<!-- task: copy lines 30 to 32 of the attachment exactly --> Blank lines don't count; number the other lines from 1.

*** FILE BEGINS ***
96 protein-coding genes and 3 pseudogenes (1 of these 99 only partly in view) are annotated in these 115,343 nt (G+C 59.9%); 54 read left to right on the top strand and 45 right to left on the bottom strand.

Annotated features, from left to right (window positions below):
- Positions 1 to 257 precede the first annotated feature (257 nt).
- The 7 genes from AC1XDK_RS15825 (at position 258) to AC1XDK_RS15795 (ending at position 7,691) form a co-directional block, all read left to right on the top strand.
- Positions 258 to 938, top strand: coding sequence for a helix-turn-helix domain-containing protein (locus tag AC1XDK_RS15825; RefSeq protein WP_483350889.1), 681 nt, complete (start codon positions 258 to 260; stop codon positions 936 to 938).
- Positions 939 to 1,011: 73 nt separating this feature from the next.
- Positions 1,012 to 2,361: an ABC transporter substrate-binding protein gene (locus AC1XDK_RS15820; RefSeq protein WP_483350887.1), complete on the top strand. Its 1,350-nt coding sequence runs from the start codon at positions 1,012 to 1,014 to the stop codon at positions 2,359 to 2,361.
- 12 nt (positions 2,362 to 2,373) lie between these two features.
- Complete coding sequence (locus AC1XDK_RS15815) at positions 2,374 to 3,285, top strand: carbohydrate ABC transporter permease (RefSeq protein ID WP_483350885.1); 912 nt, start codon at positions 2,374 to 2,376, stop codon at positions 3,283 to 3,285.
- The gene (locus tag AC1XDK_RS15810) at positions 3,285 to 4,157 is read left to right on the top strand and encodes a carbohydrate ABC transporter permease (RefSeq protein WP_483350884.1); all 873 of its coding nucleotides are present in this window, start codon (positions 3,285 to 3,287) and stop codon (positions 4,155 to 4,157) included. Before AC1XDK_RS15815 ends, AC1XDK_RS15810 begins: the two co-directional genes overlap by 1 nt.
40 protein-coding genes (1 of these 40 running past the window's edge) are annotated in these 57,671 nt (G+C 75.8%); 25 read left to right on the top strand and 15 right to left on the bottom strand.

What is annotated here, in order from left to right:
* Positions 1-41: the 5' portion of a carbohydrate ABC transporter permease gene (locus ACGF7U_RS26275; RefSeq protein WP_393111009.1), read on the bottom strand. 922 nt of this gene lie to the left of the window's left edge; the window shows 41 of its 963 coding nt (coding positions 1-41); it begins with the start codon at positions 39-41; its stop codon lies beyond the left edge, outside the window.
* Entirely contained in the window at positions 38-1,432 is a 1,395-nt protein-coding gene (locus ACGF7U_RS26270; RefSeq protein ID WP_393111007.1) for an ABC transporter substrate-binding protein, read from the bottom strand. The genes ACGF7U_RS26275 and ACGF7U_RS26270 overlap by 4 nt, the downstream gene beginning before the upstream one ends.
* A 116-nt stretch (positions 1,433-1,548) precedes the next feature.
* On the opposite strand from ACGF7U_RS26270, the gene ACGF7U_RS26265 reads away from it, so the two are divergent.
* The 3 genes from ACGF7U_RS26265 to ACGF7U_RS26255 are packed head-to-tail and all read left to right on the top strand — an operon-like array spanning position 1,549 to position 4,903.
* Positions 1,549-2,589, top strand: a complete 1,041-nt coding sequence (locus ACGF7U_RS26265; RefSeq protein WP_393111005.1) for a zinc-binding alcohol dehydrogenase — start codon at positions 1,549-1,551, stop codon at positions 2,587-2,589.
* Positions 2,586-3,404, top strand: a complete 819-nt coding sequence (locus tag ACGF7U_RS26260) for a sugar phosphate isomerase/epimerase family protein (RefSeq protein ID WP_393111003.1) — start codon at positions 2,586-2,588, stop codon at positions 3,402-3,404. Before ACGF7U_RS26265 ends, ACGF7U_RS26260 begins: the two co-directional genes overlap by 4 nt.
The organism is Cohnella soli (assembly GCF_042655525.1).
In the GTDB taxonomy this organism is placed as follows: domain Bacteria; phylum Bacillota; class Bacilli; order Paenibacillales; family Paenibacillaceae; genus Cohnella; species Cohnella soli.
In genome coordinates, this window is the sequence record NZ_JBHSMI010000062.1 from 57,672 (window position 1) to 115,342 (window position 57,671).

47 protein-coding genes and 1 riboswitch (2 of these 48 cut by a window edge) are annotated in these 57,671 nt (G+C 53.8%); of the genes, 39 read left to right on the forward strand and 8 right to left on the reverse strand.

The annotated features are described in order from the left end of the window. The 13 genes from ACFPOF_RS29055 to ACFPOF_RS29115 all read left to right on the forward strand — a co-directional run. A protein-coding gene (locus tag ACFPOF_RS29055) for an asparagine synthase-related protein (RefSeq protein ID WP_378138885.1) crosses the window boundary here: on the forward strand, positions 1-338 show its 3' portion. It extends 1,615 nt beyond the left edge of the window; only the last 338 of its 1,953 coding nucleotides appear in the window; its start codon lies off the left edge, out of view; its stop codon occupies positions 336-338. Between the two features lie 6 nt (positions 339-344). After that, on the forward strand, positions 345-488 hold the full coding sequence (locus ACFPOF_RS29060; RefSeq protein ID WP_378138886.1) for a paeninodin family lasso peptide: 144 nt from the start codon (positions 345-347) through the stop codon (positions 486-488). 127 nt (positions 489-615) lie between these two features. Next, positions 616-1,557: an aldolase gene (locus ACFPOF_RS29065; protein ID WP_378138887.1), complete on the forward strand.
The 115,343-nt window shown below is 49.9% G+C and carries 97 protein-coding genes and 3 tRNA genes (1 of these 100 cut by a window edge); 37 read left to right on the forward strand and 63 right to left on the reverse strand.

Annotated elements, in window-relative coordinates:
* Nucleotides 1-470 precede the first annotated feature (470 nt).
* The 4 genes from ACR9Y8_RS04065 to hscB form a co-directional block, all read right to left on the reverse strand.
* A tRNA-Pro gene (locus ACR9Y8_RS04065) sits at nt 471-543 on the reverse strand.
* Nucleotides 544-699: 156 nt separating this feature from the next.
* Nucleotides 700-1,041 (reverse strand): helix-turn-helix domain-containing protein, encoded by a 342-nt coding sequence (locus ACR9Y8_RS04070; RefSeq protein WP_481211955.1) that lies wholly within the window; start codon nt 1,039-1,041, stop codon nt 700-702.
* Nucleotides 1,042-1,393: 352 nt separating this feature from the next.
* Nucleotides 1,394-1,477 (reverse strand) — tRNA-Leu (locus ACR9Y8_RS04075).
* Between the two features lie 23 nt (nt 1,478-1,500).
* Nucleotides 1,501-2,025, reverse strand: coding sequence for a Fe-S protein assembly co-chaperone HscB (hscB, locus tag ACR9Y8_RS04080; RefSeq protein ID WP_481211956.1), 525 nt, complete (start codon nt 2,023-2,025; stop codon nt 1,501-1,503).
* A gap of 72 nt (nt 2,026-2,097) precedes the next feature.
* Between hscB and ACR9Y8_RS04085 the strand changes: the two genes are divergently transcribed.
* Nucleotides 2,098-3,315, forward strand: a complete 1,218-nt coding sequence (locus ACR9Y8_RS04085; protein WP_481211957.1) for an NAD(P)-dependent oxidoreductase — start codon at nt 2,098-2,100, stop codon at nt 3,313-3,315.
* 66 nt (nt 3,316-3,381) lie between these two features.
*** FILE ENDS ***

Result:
* Nucleotides 544-699: 156 nt separating this feature from the next.
* Nucleotides 700-1,041 (reverse strand): helix-turn-helix domain-containing protein, encoded by a 342-nt coding sequence (locus ACR9Y8_RS04070; RefSeq protein WP_481211955.1) that lies wholly within the window; start codon nt 1,039-1,041, stop codon nt 700-702.
* Nucleotides 1,042-1,393: 352 nt separating this feature from the next.